Corey Kluber has been very bad this year. That’s just the facts. His only blessing that’s allowed him to avoid being the Indians’ worst starter so far is Carlos Carrasco’s own early season struggles. Kluber struggling is never great, but considering how much the team needed him and the rest of the rotation to be great to make up for other failings — and considering how shaky those starters have been this past rotation — it’s as if a black cloud has formed over the organization. This isn’t great. Is there a root cause we can find?
The first thing to think about is, outside of last year Kluber hasn’t really been a good April pitcher. He’s just a slow starter.
Corey Kluber in April
It’s what made the first Cy Young so amazing, that he became a lethal bat killing machine once the calendar turned to May in 2014. That was supposed to be Felix Hernandez or one of the Tigers pitchers, not this rando from Nowheresville. That slow start has been something we can rely on to make up for what’s been a routinely mediocre at best April for the Indians really since Terry Francona showed up.
All the same, Kluber has been particularly bad this year. The numbers above are garish enough, though a solid outing later this week would do wonders to make them at least palatable. Sunday was a landmark game for Kluber though, in a bad way — that game against the Royals was the first time he’s walked five batters in a start, ever. He’s only walked four or more batters nine times in his 200 career starts. He’s already walked 10 this year, on pace to far outstrip his previous career high, 57 walks in 2016. Control, a vicious slurve and unflappable demeanor are who Kluber is. So to see that so starkly torn apart was shocking.
One could worry about velocity, but Kluber has never been one to light up the radar gun with any consistency. It’s been that control and that great repertoire that have always gotten him to victory. He did have it going for the first inning on Sunday, getting all three outs on strikeouts. It just all went to hell afterwards. Early season jitters could be something, but there’s the obvious presence of a new backstop for Kluber in Roberto Perez. Until this year Yan Gomes caught more than three quarters of Kluber’s starts, and that included his missing an entire year. It’s possible that could have something to do with his losing strikes.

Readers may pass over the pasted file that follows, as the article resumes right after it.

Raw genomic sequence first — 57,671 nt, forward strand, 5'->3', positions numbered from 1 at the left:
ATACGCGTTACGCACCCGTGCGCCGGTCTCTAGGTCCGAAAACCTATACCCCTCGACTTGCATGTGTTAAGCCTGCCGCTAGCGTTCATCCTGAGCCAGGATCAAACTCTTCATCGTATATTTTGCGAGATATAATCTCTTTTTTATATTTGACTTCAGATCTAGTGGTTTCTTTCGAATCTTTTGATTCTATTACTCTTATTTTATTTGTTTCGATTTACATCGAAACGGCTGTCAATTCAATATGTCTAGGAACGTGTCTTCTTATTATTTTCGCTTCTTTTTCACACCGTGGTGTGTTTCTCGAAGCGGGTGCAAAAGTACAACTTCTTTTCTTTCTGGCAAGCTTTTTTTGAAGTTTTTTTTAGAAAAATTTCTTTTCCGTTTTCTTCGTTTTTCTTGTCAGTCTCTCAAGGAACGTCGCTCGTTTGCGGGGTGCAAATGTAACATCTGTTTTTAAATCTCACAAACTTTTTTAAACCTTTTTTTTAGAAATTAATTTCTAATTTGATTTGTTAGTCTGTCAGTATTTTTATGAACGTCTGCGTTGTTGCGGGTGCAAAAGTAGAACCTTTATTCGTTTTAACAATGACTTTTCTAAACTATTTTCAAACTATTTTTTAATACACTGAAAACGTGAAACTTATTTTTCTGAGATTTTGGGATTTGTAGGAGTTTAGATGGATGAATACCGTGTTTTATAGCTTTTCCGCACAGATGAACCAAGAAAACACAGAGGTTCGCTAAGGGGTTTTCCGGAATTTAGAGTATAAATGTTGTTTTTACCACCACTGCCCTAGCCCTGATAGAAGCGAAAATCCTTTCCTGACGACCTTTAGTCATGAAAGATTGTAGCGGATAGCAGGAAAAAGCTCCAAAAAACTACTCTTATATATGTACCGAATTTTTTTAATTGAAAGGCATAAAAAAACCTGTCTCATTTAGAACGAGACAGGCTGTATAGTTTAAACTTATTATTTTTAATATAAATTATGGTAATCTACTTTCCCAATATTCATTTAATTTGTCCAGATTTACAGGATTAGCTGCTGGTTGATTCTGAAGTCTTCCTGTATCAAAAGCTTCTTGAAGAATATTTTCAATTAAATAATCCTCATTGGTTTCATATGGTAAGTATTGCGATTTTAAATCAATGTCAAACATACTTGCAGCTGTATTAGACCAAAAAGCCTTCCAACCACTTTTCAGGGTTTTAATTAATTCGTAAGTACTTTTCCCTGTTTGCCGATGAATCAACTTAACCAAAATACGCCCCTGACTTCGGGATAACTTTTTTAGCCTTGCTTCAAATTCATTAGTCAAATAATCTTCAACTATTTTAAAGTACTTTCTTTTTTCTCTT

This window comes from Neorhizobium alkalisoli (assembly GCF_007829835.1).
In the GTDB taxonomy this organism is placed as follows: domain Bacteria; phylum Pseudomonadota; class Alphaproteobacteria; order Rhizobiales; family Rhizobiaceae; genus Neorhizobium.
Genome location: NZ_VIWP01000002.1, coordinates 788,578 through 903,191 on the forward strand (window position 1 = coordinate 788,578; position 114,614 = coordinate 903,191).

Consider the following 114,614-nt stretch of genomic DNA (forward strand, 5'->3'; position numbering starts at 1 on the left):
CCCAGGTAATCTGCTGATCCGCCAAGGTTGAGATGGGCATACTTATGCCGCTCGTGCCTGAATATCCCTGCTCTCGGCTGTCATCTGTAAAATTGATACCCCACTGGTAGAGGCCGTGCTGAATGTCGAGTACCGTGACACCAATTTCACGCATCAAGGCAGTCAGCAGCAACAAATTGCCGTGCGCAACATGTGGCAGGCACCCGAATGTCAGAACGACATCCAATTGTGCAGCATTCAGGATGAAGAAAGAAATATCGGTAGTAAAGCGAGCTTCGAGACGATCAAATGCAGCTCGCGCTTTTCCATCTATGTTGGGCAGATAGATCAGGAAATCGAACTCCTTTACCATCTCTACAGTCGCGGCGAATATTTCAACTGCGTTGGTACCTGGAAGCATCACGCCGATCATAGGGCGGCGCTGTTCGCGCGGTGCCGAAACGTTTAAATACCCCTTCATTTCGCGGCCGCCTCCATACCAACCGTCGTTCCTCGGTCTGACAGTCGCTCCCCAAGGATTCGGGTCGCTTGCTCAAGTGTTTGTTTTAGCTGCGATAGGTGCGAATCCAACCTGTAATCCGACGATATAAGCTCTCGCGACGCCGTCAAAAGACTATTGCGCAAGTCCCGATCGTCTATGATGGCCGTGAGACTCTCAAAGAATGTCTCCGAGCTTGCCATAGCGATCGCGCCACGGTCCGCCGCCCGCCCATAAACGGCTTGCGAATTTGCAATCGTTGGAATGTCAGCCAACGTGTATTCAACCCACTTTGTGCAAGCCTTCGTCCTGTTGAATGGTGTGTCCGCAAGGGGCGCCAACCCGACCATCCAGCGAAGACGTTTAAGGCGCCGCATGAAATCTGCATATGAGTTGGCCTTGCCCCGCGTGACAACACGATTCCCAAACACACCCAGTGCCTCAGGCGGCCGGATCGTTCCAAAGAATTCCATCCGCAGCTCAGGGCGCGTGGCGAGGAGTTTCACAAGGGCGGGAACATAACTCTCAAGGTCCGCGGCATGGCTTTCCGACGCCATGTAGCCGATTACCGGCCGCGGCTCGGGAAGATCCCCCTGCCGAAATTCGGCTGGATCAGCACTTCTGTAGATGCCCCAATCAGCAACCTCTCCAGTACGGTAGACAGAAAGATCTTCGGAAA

When the Indians had both Gomes and Perez, they were blessed with two of the better pitch framers in baseball. The staff was able to steal strikes left and right, and both catchers had subtle strengths the other didn’t. This could be what’s hurting Kluber. By his repertoire, he’s more of a left-to-right pitcher than someone like Bauer, who features high fastballs and hammer-like curves(until the last year of course, but even still it’s his bread and butter), so changing catchers could hurt that.
That’s every pitch out of the zone he got called a strike. It’s not all his expertise making it happen, but it certainly helps. Roberto Perez has still been good, just different.
It’s not blatant, but Gomes did seem to generate a few more strikes in the left-hand batters’ box, and work the corners a bit better. That, and he had more luck with those pitches inside to righties/outside to lefties, where Kluber could work his sinker to great effect. A couple strikes here and there can make a big difference in an at-bat, an inning, and a game. Between that and just the comfort level of not just pitch selection but even pitch sequencing, it could be a comfort level thing. Though Kluber did post a 2.54 ERA from July 18th, 2016 to the end of that season, games caught by Perez because Gomes got hurt, and he had that insane playoff run. But again, that was the year he walked more than he ever has.
There’s also the fact that Perez caught more of Bauer, so he’d have had more chances to grab more high and low strikes because that’s how Bauer works, but the sheer volume of Gomes just makes me think differently.
It’s all probably nothing, or just less of a deal than it seems, a few bad starts in a period of time Kluber is usually not great. That he’s faced a 3-0 count 5.4% of the time this year is probably noise, same with the 17.2% 0-2 count rate. The slurve still does its thing, he still has that nasty arm-side run to his sinker, and that cutter still finds the heart of the plate maddeningly often. When his .390 BABIP reverts things will feel more settled. We all know we’ve seen the best of Corey Kluber, but his very good isn’t gone. Not yet.